Solar study sheds light on sunspot doldrums
Unusually low sunspot activity in the past solar cycle may be due to changes in the flow of plasma deep below the sun's surface.
The number of spots on the sun's surface varies periodically, going through successive maxima and minima in roughly 11 year solar cycles.
The most recent solar minimum had an unusually long spotless period of 780 days, compared to a typical solar minimum of about 300 days, making it the longest since 1913.
According to NASA, that was a "big event" linked to the cooling and collapse of the Earth's upper atmosphere and the weakening of the sun’s magnetic field, allowing cosmic rays to penetrate the solar system in record numbers.
Solar activity waxes and wanes in 11-year cycles. During the maximum, the sun is stormy, generating sunspots and solar flares that can fling plasma toward the Earth. Solar storms can disable satellites used for weather forecasts and GPS navigation and affect the radio, navigation and computer systems of airplanes flying over the poles. On the upside, they can also produce beautiful shows of the northern lights when solar particles interact with the Earth's atmosphere and geomagnetic field.
Now a team of scientists led by assistant professor Dibyendu Nandy from the Indian Institute of Science Education and Research in Kolkata, has developed a computer model that may explain why some solar cycles are more extreme than others.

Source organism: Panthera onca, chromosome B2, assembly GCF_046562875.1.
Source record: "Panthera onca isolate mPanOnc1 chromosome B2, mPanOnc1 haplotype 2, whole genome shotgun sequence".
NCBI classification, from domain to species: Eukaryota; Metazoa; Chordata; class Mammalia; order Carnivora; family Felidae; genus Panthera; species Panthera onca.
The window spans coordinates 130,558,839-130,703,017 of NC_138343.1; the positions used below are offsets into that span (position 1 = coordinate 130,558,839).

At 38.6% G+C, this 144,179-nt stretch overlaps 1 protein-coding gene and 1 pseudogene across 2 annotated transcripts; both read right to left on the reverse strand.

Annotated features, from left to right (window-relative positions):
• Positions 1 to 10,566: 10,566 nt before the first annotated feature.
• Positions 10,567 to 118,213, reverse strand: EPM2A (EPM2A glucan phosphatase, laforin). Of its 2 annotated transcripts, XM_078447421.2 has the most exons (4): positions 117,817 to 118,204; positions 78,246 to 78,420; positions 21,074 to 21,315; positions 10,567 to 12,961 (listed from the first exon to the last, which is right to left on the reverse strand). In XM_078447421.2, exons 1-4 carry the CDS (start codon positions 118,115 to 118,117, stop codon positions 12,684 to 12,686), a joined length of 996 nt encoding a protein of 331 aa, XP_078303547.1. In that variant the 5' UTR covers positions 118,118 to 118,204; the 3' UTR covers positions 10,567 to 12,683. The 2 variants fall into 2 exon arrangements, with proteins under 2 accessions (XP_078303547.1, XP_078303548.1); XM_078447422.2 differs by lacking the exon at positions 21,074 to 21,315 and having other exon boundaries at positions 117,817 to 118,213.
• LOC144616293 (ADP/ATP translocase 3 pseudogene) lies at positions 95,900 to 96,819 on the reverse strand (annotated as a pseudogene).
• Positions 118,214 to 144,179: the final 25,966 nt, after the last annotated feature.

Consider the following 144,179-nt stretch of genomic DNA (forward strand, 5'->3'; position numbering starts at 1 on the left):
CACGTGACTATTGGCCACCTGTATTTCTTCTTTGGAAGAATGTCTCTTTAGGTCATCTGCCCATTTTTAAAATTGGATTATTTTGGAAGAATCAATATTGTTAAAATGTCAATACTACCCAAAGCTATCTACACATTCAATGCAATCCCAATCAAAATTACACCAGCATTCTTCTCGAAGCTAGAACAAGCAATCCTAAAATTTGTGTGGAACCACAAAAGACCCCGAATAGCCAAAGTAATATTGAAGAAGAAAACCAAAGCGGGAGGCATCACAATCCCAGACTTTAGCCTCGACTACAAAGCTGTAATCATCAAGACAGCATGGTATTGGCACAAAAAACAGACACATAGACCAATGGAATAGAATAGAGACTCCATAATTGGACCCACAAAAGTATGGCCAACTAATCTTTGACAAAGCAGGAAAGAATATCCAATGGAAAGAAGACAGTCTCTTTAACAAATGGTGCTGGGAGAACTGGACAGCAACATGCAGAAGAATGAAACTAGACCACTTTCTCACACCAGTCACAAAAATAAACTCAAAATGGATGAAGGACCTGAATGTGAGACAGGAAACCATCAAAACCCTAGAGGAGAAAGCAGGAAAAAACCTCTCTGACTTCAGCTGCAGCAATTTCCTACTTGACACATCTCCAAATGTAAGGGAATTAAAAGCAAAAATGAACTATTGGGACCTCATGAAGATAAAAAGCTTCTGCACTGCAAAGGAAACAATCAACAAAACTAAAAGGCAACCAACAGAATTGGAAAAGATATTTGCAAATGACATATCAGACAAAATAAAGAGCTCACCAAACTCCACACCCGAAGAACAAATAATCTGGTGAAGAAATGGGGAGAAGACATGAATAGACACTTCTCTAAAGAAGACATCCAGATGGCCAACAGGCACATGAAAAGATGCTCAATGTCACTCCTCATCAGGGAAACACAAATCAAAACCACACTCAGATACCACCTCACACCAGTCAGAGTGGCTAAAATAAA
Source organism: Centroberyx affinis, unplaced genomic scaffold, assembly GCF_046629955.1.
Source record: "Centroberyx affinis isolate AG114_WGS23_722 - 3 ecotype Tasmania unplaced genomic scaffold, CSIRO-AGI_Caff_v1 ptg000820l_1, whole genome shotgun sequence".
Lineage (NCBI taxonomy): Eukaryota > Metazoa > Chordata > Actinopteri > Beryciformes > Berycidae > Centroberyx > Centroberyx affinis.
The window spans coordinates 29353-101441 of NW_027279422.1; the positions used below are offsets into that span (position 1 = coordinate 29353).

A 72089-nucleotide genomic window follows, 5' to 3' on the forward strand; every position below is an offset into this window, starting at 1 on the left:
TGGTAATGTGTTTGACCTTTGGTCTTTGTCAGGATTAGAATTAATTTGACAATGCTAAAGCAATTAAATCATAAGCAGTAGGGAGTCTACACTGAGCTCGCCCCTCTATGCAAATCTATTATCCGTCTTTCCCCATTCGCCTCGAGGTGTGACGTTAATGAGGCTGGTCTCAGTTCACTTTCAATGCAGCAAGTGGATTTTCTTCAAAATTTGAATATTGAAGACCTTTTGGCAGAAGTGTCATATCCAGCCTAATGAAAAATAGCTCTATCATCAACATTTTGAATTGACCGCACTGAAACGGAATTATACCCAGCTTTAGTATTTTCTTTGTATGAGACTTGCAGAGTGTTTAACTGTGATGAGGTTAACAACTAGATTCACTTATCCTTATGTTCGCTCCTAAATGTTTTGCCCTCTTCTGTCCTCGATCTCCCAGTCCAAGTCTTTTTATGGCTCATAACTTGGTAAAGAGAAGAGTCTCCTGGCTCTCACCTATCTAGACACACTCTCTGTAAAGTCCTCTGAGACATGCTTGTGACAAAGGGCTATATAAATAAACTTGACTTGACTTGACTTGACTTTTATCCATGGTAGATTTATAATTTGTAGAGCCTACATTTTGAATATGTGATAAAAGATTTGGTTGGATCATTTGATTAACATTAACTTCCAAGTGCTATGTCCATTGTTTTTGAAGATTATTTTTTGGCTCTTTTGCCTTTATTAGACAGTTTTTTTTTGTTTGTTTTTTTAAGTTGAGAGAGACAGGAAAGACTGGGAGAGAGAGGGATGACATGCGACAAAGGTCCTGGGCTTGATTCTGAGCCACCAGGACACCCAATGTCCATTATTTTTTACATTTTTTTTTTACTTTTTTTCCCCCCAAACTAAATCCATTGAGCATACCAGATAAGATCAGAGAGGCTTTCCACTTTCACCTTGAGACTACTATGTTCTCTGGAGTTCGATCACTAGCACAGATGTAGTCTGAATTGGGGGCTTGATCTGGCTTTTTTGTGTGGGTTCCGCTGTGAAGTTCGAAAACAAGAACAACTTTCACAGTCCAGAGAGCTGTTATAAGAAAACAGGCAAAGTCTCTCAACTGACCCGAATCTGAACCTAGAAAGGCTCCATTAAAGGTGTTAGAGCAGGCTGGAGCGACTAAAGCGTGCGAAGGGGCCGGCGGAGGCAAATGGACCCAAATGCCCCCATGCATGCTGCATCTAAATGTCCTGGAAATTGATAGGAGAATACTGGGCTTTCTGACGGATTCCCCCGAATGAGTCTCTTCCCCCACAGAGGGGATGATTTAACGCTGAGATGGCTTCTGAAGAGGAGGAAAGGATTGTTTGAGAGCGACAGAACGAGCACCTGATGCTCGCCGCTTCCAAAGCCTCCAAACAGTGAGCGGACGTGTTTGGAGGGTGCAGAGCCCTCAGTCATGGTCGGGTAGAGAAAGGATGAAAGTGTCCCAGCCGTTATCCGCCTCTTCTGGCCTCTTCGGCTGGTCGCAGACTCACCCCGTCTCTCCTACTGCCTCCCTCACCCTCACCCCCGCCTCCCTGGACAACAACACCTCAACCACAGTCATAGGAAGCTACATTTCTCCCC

Nandy said sunspots are caused by magnetic field lines driven by plasma flows under the sun's surface. The movement of the plasma is simulated in the model.
"The sun's differentiated rotation causes these field lines to become twisted and eventually pop out as sunspots," he said.
Eventually they snap, flinging energy and plasma into space and occasionally towards the Earth where they can do damage.
While the cause of this solar cycle has long been known, it's been more difficult to predict its severity.
Reporting in the journal Nature, Nandy and colleagues say the only break from the cycle was the Maunder minimum between 1645 and 1715, when hardly any sunspots were observed. This period is often referred to as the 'little ice age', when temperatures plummeted and the Thames River froze over.
"We then looked at the last solar cycle which peaked in 2001 and realised this also had an unusually deep solar minimum with few sunspots."
Using their model they simulated 210 sunspot cycles, varying the speed of plasma circulation between the poles and the equator.
Flow speed changes key
They found variations in the speed changed the number of sunspots on the surface. A fast flow in the first half of a solar cycle followed by a slower flow in the second half caused fewer sunspots and a deeper solar minimum.
Nandy said the sun's activity entered a prolonged minimum towards the end of the last solar cycle.
"The was characterized by a very weak polar magnetic field and an unusually large number of days without sunspots. Our model was able to reproduce those characteristics."
According to Nandy the next step is to move the model forward and see what the upcoming solar cycle will do.
"We've not yet predicted what this solar max will bring, that's yet to be tried."
Nandy said NASA's Solar Dynamics Observatory spacecraft will provide solar seismology data on plasma flows below the sun's surface.
"That will allow us to simulate forward and make some predictions."